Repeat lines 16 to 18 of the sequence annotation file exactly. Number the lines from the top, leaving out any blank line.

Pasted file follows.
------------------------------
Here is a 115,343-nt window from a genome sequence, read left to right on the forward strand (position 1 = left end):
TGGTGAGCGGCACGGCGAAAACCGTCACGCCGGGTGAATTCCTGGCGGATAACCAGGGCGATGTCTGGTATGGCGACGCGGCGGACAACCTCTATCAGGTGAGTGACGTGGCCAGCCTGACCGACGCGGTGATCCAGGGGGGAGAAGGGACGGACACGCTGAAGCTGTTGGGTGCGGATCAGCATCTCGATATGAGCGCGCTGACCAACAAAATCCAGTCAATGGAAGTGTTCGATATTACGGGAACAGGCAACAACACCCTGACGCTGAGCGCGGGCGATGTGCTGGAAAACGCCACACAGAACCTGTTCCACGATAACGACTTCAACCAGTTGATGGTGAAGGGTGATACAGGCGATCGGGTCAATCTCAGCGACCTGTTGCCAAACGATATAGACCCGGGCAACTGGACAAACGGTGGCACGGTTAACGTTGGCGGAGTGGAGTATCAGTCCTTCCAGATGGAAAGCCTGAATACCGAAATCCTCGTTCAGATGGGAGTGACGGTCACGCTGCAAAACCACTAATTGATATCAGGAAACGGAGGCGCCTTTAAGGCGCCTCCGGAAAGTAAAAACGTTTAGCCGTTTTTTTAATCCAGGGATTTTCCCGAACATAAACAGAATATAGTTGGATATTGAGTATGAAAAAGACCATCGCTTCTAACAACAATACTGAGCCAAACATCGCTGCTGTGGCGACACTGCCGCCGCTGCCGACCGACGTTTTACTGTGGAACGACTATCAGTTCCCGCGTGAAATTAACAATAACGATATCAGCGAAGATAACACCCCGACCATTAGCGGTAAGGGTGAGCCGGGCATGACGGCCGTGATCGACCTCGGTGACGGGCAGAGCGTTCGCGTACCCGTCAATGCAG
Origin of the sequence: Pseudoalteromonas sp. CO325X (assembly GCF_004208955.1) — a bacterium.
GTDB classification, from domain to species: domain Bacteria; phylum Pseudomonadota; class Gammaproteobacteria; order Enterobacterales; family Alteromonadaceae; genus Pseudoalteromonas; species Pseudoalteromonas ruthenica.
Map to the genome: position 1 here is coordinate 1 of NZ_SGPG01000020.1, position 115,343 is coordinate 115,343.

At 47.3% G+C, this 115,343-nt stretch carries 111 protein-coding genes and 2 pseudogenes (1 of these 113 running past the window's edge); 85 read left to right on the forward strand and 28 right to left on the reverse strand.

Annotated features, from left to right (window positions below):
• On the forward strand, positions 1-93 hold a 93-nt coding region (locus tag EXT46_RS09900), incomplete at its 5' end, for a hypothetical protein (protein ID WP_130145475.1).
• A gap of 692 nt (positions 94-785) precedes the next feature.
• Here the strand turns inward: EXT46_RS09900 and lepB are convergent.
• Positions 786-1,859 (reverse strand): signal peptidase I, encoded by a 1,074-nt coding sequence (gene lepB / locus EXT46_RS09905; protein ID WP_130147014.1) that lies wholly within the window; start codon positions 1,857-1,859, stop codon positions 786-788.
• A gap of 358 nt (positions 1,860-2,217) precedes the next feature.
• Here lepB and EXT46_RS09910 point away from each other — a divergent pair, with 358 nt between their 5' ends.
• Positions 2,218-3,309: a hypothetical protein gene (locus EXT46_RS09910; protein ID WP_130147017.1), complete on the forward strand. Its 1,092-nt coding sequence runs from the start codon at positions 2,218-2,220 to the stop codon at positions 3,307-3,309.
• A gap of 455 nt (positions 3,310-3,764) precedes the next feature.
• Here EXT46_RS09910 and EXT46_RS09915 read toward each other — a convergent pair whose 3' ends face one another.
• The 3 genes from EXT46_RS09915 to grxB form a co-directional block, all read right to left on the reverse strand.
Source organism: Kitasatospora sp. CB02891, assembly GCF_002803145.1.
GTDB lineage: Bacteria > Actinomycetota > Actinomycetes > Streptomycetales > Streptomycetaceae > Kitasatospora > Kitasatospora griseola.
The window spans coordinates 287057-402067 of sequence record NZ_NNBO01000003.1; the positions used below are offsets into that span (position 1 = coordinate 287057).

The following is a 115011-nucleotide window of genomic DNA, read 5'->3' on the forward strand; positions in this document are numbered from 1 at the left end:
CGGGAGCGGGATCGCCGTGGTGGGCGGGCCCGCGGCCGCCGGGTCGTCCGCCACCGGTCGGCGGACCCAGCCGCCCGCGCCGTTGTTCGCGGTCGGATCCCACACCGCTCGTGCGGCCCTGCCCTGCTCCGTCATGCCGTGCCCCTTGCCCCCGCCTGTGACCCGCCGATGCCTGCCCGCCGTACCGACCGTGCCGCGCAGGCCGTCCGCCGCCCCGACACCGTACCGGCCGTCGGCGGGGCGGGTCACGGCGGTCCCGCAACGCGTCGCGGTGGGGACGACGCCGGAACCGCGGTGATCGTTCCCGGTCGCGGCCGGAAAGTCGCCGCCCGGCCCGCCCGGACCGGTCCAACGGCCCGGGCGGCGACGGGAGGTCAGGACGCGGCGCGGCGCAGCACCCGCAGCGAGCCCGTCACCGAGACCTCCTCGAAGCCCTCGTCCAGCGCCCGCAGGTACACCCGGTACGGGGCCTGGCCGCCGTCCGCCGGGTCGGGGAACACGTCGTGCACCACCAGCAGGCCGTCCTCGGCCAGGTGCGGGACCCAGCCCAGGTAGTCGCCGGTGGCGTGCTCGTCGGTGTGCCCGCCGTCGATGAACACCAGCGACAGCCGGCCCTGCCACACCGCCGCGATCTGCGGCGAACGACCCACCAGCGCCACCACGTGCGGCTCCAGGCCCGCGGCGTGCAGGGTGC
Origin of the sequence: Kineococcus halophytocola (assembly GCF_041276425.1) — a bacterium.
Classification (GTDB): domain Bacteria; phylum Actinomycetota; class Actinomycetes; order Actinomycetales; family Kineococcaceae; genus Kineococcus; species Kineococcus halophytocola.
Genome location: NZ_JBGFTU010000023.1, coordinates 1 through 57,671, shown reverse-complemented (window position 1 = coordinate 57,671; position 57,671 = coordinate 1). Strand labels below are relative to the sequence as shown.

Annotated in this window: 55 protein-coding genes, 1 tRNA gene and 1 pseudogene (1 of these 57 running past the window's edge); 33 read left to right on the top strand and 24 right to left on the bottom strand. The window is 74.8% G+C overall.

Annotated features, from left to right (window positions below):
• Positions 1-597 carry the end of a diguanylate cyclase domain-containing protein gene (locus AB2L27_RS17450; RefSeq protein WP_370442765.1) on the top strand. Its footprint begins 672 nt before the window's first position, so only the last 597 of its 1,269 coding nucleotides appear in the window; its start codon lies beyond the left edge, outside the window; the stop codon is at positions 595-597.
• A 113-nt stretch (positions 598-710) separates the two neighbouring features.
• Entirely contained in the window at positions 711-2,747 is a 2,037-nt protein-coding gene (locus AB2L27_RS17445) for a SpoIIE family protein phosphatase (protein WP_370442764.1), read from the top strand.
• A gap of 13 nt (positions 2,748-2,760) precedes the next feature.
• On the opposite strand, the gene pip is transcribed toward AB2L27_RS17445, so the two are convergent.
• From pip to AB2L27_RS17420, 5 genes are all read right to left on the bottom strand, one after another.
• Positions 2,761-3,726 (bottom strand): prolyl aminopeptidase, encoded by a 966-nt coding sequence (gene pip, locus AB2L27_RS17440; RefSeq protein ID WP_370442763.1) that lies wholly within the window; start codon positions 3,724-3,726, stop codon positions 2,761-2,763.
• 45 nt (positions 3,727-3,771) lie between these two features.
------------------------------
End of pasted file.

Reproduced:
• Here EXT46_RS09910 and EXT46_RS09915 read toward each other — a convergent pair whose 3' ends face one another.
• The 3 genes from EXT46_RS09915 to grxB form a co-directional block, all read right to left on the reverse strand.
Source organism: Kitasatospora sp. CB02891, assembly GCF_002803145.1.